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Perceived stress is inversely related to ideal cardiovascular health: The Paris Prospective Study III

Citation

Poirat, L and Gaye, B and Perier, MC and Thomas, F and Guibout, C and Climie, RE and Offredo, L and Tafflet, M and Lemogne, C and Pannier, B and Boutouyrie, P and Jouven, X and Empana, JP, Perceived stress is inversely related to ideal cardiovascular health: The Paris Prospective Study III, International Journal of Cardiology, 270 pp. 312-318. ISSN 0167-5273 (2018) [Refereed Article]

Copyright Statement

2018 Elsevier B.V. All rights reserved.

DOI: doi:10.1016/j.ijcard.2018.06.040

Abstract

Background: We hypothesized that subjects with a high level of perceived stress would be less likely to have ideal cardiovascular health (CVH).

Methods: CVH was estimated using the 7-item tool developed by the American Heart Association. Perceived stress was measured using the validated 4-item Perceived Stress Scale at baseline and after 4 years of follow-up. Linear and polytomous logistic regression analysis were conducted.

Results: 8914 volunteers (38% women) free from a history of cardiovascular disease and aged 50 to 75 were recruited in the framework of The Paris Prospective Study III between 2008 and 2012. At baseline, higher perceived stress was associated with lower global CVH score (regression coefficient of highest vs. lowest quartile of perceived stress: β: −0.20, p < 0.001). Perceived stress was associated only with the behavioral CVH score (smoking, physical activity, diet, body mass index) but not the health CVH score (fasting glycemia, total cholesterol, blood pressure, smoking). On the other hand, higher global CVH score at baseline was associated with lower level of perceived stress (OR for being in the highest vs. the lowest quartile of perceived stress per unit increase in the CVH score: 0.95; CI 95%: 0.93; 0.98). Again, the association only existed for the behavioral CVH score. Finally, baseline behavioral CVH score was inversely associated with perceived stress at 4 years, even after adjustment for perceived stress measured at baseline (p < 0.001).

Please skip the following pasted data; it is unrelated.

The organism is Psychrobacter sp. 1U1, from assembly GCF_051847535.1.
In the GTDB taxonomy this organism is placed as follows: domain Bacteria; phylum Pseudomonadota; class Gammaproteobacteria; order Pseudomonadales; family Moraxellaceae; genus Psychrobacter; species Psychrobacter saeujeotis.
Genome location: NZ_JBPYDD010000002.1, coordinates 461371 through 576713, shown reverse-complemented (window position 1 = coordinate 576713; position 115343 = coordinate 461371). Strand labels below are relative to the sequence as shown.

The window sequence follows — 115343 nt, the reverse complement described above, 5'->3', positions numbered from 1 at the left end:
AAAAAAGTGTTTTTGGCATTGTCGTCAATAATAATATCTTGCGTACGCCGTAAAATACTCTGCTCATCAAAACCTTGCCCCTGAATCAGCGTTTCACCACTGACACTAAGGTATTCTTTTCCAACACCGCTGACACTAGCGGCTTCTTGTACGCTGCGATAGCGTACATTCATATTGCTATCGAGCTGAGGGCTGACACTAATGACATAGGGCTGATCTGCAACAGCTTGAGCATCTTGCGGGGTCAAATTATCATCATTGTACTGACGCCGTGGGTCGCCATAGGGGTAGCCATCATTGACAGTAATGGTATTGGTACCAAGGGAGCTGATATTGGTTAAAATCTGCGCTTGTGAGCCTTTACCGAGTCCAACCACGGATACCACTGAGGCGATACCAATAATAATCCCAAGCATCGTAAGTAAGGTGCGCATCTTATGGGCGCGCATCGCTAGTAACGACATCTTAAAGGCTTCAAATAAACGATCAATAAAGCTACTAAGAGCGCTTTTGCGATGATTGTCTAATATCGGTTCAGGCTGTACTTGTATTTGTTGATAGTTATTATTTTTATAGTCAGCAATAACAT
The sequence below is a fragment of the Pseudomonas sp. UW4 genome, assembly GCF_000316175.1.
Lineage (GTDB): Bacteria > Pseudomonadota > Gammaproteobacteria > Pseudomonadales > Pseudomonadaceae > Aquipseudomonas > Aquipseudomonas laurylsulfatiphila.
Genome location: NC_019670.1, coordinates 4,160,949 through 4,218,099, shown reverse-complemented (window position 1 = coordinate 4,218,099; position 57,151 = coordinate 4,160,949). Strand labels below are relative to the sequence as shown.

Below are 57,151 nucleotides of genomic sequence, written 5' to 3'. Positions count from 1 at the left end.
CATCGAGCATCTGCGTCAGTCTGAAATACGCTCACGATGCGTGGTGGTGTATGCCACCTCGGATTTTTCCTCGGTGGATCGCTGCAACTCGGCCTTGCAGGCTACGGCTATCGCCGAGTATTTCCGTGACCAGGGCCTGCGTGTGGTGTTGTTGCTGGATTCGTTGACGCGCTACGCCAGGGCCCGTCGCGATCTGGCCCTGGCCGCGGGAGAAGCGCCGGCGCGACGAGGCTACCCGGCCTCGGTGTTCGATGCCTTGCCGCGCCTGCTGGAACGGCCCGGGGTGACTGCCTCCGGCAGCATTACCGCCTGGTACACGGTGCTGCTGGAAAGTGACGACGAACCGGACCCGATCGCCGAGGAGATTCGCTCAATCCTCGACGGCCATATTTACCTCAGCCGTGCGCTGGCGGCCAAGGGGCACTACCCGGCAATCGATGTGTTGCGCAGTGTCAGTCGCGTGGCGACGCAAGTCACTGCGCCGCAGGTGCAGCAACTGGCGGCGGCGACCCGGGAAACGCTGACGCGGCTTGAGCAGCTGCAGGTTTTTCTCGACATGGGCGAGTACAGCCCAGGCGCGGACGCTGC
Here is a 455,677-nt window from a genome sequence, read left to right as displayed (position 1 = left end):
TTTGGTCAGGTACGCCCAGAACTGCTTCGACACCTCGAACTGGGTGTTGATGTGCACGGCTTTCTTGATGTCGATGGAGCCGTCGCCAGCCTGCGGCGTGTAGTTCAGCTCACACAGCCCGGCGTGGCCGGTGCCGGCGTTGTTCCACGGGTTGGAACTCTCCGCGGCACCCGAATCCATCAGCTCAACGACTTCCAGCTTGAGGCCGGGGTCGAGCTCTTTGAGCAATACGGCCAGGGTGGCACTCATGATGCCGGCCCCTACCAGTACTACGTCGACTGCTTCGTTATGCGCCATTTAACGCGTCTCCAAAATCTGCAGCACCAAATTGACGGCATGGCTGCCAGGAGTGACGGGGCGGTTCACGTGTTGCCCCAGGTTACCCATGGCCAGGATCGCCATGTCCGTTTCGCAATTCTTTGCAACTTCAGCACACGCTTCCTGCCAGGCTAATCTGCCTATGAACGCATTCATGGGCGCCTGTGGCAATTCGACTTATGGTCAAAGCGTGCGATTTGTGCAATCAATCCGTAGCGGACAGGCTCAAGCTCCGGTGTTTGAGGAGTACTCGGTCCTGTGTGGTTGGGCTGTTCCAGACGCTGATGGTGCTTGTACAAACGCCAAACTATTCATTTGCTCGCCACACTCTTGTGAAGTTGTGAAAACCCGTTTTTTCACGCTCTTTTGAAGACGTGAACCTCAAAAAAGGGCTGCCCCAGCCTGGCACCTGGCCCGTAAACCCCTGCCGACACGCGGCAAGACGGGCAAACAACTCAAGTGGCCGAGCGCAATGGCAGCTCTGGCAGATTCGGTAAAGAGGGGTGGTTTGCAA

Conclusion: Our study demonstrates a clear association between higher perceived stress and lower CVH, in particular behavioral CVH, which has implications for CVD prevention.

Item Details

Item Type:Refereed Article
Keywords:perceived stress, cardiovascular health, primordial prevention, depression, deprivation
Research Division:Medical and Health Sciences
Research Group:Cardiorespiratory Medicine and Haematology
Research Field:Cardiology (incl. Cardiovascular Diseases)
Objective Division:Health
Objective Group:Clinical Health (Organs, Diseases and Abnormal Conditions)
Objective Field:Cardiovascular System and Diseases
UTAS Author:Climie, RE (Miss Rachel Climie)
ID Code:131356
Year Published:2018
Deposited By:Menzies Institute for Medical Research
Deposited On:2019-03-14
Last Modified:2019-05-13
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